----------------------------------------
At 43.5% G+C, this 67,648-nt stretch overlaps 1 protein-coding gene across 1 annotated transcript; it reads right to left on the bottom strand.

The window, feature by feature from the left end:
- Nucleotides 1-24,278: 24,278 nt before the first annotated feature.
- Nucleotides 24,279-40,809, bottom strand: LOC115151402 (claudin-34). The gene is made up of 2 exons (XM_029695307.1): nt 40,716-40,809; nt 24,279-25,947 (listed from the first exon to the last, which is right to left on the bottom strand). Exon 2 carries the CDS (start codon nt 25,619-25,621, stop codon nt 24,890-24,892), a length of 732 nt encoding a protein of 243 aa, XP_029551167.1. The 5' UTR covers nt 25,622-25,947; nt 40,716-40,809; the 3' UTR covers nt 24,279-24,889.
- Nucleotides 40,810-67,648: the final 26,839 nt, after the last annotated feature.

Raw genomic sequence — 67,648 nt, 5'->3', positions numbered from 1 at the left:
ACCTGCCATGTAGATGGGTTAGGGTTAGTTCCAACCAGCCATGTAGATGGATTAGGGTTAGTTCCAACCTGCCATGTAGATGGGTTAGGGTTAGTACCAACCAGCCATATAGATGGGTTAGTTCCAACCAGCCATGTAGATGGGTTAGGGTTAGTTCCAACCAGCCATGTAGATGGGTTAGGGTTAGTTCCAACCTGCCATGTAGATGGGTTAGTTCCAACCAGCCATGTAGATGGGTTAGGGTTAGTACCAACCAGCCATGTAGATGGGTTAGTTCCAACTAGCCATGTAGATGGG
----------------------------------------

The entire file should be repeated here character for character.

At 43.5% G+C, this 67,648-nt stretch overlaps 1 protein-coding gene across 1 annotated transcript; it reads right to left on the bottom strand.

The window, feature by feature from the left end:
- Nucleotides 1-24,278: 24,278 nt before the first annotated feature.
- Nucleotides 24,279-40,809, bottom strand: LOC115151402 (claudin-34). The gene is made up of 2 exons (XM_029695307.1): nt 40,716-40,809; nt 24,279-25,947 (listed from the first exon to the last, which is right to left on the bottom strand). Exon 2 carries the CDS (start codon nt 25,619-25,621, stop codon nt 24,890-24,892), a length of 732 nt encoding a protein of 243 aa, XP_029551167.1. The 5' UTR covers nt 25,622-25,947; nt 40,716-40,809; the 3' UTR covers nt 24,279-24,889.
- Nucleotides 40,810-67,648: the final 26,839 nt, after the last annotated feature.

Raw genomic sequence — 67,648 nt, 5'->3', positions numbered from 1 at the left:
ACCTGCCATGTAGATGGGTTAGGGTTAGTTCCAACCAGCCATGTAGATGGATTAGGGTTAGTTCCAACCTGCCATGTAGATGGGTTAGGGTTAGTACCAACCAGCCATATAGATGGGTTAGTTCCAACCAGCCATGTAGATGGGTTAGGGTTAGTTCCAACCAGCCATGTAGATGGGTTAGGGTTAGTTCCAACCTGCCATGTAGATGGGTTAGTTCCAACCAGCCATGTAGATGGGTTAGGGTTAGTACCAACCAGCCATGTAGATGGGTTAGTTCCAACTAGCCATGTAGATGGG